As already mentioned, there are no EC regulations, guidelines, requirements or restrictions about production or even classification of natural and organic cosmetic.  For many years it has been a grey area, allowing individual interpretations and claims. When can product be considered as natural – when it contains 5, 10, 90% of natural ingredients? How can an average customer, who does not have an in depth knowledge of chemistry and understanding of INCI (International Nomenclature of Cosmetic Ingredients) know, which skin care product is natural? In our opinion, the quality of natural or organic cosmetic is determined by the EXCLUDED ingredients, rather than by the included ones. According to public opinion, good quality natural cosmetic should be:


Why? What is so bad about sulphates? What are the reasons to exclude them?

  •  To reduce the chances of developing irritation or inflammations on skin or scalp.
  • To increase moisture retention within the hair and the skin.
  • To prevent destruction of the important skin mantle acid balance and thus protect the skin from absorbing harmful chemicals.
  • To help maintain colour in dyed hair for longer periods of time. Sulphate free shampoos are beneficial for coloured hair.


Why exclude PEG and EO? Are PEG and EO dangerous?

  • PEG stands for polyethylene glycol
  • EO stands for ethylene oxide

The cosmetics industry uses PEGs and EOs as solvents, thickeners, softeners and moisture carriers. They also function as absorption enhancers. Through these properties they allow both good and bad ingredients to be absorbed faster into deeper parts of skin. If they are used on broken or damaged skin, they can cause irritation and sometimes leas to system toxicity.

PEG’s are often manufactured using ethylene oxide and 1,4 dioxane. Ethylene oxide is a known human carcinogen. It may harm the human nervous system and sometimes even cause developmental problems. 1,4 dioxane has been marked as a possible human carcinogen. It is also toxic to the environment.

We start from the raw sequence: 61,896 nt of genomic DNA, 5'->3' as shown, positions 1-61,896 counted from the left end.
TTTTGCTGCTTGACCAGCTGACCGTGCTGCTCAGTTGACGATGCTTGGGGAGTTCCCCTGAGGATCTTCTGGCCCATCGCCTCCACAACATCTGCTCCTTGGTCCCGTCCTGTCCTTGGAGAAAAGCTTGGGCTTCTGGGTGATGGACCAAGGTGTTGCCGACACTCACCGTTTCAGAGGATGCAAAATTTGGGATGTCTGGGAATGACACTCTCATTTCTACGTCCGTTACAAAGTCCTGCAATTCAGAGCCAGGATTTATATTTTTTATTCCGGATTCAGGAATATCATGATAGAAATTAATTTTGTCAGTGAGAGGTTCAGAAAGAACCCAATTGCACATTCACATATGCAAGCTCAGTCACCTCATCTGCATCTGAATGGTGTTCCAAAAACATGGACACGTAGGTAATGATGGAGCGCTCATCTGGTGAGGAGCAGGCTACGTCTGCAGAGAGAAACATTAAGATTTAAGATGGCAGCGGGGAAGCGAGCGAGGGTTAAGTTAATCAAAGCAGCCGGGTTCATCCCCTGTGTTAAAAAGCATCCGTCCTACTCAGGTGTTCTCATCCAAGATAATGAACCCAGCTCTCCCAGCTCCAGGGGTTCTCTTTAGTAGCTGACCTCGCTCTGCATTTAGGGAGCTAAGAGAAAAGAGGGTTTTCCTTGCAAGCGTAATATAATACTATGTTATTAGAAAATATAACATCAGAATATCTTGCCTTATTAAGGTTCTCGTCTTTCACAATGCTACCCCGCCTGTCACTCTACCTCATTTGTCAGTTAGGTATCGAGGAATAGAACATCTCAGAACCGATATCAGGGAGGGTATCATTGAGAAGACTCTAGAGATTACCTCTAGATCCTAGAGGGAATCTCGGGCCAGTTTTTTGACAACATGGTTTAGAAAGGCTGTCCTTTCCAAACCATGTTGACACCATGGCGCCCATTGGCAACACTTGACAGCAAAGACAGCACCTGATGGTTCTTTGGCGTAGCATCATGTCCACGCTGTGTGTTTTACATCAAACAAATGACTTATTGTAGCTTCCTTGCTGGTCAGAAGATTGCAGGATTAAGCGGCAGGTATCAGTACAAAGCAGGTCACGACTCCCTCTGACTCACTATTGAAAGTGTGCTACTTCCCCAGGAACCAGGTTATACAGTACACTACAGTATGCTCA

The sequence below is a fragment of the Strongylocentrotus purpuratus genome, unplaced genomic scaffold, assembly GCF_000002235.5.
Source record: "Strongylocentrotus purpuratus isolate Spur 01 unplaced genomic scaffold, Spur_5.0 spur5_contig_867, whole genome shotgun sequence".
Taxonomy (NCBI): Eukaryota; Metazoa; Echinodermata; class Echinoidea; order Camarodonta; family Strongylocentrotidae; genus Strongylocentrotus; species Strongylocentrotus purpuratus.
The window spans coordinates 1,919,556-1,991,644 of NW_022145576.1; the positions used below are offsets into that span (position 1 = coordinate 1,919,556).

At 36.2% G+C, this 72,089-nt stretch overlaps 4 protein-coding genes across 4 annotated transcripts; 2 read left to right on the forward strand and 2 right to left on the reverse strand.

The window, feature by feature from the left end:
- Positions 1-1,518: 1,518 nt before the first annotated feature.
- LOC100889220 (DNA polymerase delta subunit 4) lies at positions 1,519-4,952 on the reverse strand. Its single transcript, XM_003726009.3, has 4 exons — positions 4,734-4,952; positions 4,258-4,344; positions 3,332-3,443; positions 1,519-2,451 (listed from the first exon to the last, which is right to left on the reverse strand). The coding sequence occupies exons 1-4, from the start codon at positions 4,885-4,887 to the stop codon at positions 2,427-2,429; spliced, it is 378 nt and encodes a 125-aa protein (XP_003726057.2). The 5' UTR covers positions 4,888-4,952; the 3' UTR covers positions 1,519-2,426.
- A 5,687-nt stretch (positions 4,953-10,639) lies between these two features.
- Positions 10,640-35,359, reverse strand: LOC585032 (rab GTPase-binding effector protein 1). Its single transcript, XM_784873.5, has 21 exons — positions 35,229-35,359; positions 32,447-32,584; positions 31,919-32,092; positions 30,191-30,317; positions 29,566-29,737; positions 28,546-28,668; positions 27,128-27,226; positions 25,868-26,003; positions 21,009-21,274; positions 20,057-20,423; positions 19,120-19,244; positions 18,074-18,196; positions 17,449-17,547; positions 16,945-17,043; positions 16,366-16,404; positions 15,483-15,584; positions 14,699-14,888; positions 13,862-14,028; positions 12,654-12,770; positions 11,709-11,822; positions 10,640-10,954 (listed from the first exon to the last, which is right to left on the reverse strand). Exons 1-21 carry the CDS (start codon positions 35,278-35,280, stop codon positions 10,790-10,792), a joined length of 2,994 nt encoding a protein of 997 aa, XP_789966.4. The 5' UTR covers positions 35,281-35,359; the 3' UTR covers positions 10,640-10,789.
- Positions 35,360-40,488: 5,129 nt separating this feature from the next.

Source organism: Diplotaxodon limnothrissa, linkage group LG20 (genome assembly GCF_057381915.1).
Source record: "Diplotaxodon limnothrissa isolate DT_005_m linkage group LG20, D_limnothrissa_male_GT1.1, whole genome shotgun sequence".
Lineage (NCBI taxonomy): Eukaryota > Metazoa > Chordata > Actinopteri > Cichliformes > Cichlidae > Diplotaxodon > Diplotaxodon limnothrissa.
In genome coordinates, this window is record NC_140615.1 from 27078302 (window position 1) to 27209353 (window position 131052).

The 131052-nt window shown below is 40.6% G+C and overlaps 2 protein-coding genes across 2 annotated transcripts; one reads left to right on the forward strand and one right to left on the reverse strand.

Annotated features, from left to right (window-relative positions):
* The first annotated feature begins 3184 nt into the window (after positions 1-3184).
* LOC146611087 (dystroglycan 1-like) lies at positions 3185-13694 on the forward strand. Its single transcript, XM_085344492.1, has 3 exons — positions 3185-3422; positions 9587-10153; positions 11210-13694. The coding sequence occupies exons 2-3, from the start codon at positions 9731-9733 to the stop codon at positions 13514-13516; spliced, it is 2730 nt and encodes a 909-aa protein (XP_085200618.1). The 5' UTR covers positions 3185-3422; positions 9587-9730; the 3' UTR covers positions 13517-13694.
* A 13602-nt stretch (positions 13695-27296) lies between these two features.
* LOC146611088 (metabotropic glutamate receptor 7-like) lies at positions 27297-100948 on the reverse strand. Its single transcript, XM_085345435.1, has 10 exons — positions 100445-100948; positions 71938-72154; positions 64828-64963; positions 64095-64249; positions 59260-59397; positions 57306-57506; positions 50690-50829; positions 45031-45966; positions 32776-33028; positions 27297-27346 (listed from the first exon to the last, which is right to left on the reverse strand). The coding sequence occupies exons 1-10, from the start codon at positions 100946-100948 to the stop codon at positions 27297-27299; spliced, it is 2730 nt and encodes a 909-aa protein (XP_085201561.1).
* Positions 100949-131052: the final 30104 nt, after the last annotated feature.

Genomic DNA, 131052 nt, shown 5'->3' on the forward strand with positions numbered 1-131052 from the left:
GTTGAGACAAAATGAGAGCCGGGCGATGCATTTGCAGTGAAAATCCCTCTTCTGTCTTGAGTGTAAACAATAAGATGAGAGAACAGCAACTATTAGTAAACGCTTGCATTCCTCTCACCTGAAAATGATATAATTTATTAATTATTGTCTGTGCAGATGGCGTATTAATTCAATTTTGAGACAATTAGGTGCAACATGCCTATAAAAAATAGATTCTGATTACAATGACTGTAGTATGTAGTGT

Why? Are artificial colours bad for you?

To change the colour of soaps, lotions, shower gels, face creams, shampoos, styling products, and more, manufacturers use artificial colours and dyes, which are often made from a variety of synthetic chemicals. Artificial colorants are often made from coal tar, and sometimes contain dangerous metals, such as lead. When your skin comes in contact with the toxins that artificial colours leave on your skin, there is an increased risk of sensitivity and irritation. In addition they could lead to greater risk of acne, because they might block your pores.



Mineral oil is considered “comedogenic.” That means it can clog your pores which can lead to acne and blackheads. Dermatologists have also said say that creams which combine mineral oil and paraffin can damage the skin barrier and increase water loss.

The more refined the mineral oil is, the less comedogenic it is. But it is difficult to find out how purified the mineral oil in your product is.


Silicone forms a barrier on top of your skin, which is similar to putting on a plastic wrap. It is true that this barrier can lock in moisture, but it can also trap dirt, sweat, bacteria, sebum, dead skin cells and other debris along with it. This prolonged exposure to oil, dead skin cells and bacteria trapped beneath the semi-occlusive silicone layer can lead to breakouts of acne or congestions. Smoothness, achieved by silicones is only short-term. By clogging the pores, silicones prevent additional moisture from getting in, and that results in dull, dried out skin.



You may be surprised that phthalates are a family of industrial chemicals that are used to soften PVC plastic, as well as being used as solvents in cosmetics and other consumer products like detergents, lubricating oils, automotive plastics, plastic clothes, and personal-care products (soaps, shampoos, hair sprays, and nail polishes). Several studies conducted on animals have concluded that phthalates can damage the lungs, kidneys, liver, and reproductive system.


GMOs are genetically modified organisms whose genes have been artificially altered to modify their characteristics in some way or another. Plants, animals, and microorganisms – including bacteria, viruses, parasites and fungi – can all be genetically modified.  Among the first GMOs used in cosmetics were certain plant-derived ingredients. Some botanical cosmetic ingredients are derived from or contain components from GMO food products including corn oil, corn flour, soybean oil, and other components produced by yeast. Some GMOs have been developed specifically for cosmetic, to assist in production of ingredients. For example, canola has been modified to produce high levels of lauric acid, a key ingredient in soaps and detergents, at a reduced cost for consumers.

It has still not been determined what the effects of GMOs on human health are.

CONTROVERSIAL PRESERVATIVES (parabens, phenoxyethanol or sources of formaldehyde) FREE